Unless Warcraft changed something, mundane crafting does not cost XP
Mundane crafting requires Craft skill checks, but no Item Creation feats, and the costs are only time and money, not XP. Specifically, they cost a mere ⅓ of the base price of the item, but crafting takes a number of weeks equal to
where P is the item's usual price in gold pieces, DC is the Craft DC, and check is the crafter's Craft check result. This formula results in phenomenally long times, but at ⅓ the cost there is a lot of savings.
Magic items require XP, but that is easily replaced
In many places, XP costs are replaced with gp costs or vice versa at a 1:5 ratio. Since magic items cost 50% the base cost in raw materials and 4% the base cost in XP, you can apply the same conversion: five times the 4% is 20%, which can be added on to the existing raw material cost to get 70%.
Thus if magic items simply cost 70% of the base price to craft, instead of 50%, but don't require XP, this is consistent with the original system. Taking an Item Creation feat only enables a 30% discount but doesn't leave you behind.
I have played in quite a few games that make this change; it didn't dramatically improve the popularity of Item Creation feats for players, but it does make them much less of a headache for the DM.
If playing with Eberron Campaign Setting (the book, regardless of whether you play in Eberron) in play, the artificer and Artisan feats do require a little more tracking: it is important to remember that 50% of the base price is the original raw material gp cost, while 20% is the "XP" cost. The artificer's Craft Reserve and Retain Essence class features, as well as the Artisan feats, should be applied before adding these together as the 70%. The Craft Reserve should also be multiplied by 5 gp/XP for consistency.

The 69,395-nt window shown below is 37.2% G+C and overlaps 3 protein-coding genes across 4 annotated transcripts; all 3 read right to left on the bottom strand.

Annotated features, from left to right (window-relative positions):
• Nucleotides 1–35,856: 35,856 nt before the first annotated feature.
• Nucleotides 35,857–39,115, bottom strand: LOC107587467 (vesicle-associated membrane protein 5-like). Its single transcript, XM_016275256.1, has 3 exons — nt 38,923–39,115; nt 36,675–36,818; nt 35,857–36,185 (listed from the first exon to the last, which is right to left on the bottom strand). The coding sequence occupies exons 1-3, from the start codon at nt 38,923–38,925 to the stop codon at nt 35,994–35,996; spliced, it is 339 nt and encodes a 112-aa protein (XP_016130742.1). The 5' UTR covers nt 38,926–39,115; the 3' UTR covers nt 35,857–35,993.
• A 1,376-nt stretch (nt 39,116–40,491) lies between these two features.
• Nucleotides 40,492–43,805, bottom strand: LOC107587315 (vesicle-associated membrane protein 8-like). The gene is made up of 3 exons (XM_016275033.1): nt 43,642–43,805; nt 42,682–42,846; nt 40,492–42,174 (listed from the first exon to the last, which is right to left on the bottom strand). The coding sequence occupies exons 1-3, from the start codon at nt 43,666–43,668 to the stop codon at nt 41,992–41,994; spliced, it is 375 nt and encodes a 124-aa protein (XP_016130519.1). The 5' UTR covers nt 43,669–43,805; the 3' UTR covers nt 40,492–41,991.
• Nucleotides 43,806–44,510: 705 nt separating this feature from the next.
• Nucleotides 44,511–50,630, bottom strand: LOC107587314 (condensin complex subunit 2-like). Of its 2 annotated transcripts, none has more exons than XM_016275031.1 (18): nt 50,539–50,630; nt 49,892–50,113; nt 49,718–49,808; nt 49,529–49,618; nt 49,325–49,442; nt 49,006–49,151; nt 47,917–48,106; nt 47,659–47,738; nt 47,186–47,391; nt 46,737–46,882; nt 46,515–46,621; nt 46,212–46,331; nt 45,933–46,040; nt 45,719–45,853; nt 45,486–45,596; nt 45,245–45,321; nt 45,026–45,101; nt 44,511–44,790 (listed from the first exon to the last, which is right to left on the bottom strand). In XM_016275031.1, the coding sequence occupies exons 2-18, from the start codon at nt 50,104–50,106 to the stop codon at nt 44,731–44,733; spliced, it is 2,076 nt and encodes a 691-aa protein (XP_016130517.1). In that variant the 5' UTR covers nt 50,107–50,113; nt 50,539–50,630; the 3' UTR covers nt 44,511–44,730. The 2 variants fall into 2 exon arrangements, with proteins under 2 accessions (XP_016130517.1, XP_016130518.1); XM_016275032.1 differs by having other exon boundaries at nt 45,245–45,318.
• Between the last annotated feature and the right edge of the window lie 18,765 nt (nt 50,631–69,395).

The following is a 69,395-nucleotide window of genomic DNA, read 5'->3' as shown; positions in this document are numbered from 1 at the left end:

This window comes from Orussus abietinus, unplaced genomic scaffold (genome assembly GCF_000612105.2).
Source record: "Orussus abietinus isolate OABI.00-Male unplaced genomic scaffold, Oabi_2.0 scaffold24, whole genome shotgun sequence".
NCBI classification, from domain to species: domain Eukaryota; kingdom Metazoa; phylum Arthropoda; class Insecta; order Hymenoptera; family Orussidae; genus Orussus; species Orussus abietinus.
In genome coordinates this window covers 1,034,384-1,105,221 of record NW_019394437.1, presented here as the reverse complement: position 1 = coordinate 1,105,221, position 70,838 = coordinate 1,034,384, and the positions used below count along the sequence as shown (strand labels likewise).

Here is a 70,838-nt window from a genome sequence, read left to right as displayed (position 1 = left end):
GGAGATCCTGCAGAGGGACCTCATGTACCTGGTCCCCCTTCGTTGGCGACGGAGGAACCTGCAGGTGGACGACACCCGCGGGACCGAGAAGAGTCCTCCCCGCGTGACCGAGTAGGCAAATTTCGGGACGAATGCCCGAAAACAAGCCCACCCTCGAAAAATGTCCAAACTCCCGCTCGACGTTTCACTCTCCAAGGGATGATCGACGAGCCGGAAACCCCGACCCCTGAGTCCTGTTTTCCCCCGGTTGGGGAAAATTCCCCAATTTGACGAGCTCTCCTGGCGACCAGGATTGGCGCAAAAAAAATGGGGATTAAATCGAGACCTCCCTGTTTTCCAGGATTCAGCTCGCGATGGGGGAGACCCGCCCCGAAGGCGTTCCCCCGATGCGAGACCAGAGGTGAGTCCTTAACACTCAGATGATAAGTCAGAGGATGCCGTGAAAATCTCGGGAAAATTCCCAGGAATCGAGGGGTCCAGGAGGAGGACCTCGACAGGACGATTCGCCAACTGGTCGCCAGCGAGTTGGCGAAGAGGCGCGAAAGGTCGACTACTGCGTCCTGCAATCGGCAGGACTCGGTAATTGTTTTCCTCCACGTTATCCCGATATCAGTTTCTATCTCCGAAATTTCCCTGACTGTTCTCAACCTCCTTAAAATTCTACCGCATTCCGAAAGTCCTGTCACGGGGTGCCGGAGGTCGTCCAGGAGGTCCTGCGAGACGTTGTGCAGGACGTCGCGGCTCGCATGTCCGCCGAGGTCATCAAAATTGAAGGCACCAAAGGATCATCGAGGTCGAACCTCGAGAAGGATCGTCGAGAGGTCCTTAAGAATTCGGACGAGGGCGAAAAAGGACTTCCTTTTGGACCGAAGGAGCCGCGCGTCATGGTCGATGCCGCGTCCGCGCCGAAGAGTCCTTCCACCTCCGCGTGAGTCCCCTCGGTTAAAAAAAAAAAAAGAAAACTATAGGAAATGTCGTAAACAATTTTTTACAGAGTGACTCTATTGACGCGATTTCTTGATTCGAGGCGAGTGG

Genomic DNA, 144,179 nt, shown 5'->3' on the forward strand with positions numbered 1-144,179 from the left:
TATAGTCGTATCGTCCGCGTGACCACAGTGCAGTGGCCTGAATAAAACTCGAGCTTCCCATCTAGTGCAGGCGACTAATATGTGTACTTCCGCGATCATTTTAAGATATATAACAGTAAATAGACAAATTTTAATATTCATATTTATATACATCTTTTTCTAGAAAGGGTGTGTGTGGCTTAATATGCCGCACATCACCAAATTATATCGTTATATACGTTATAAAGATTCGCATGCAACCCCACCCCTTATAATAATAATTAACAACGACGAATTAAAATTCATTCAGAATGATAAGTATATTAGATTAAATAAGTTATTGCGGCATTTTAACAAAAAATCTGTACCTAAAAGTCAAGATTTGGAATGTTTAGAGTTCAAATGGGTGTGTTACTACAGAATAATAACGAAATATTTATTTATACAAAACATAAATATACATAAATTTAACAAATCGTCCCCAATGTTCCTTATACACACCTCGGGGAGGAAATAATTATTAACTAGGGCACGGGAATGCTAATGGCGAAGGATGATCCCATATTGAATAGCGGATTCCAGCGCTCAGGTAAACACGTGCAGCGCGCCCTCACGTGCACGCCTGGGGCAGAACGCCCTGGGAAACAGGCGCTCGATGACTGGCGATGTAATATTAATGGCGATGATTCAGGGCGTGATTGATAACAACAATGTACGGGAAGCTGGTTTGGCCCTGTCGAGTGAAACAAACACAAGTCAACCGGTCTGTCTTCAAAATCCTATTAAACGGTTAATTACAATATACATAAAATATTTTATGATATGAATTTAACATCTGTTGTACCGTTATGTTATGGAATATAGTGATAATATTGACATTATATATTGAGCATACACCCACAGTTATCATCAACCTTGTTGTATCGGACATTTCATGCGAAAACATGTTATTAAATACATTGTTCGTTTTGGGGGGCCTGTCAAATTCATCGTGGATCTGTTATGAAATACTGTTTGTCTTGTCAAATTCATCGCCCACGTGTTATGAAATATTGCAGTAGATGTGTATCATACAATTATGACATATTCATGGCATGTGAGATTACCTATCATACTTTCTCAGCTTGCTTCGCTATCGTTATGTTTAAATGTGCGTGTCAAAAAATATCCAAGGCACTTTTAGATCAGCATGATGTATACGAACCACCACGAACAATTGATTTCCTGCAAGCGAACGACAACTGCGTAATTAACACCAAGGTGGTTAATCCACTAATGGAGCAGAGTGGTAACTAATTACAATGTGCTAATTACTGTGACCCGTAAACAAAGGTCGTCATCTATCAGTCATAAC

If either is too expensive, these items were not intended for characters of their level
These processes both result in significant discounts. The value of items is used to control the power of items that players have at a particular level, which is part of the system used to try to ensure that enemies the same level as the players are challenging without being impossible. Making items cheaper or giving players more gold may allow them to steamroll opponents; making items more expensive or giving players less gold, or giving them gold but no place to spend it, may leave players without the tools they need to contribute.
In my experience, there are many classes that just barely find the default wealth rules sufficient for their needs – if they spend carefully. Other, more powerful classes are not nearly so needy, and could do with less. As a result, reducing wealth is something I strongly recommend against – it disproportionately hurts the classes that were already weakest.
On the other hand, I tend to find the system has a fair amount of room for extra wealth before players really start to steamroll. Thus, your choice to make it easier to get items is a move in the better direction.
But do be careful; wealth expectations are a rather fundamental design assumption of the game. Great care should be taken when modifying it. I tend to recommend that new DMs stock fairly close to the guidelines. It takes experienced DMsa lot of care to get modifications to wealth to work the way they want.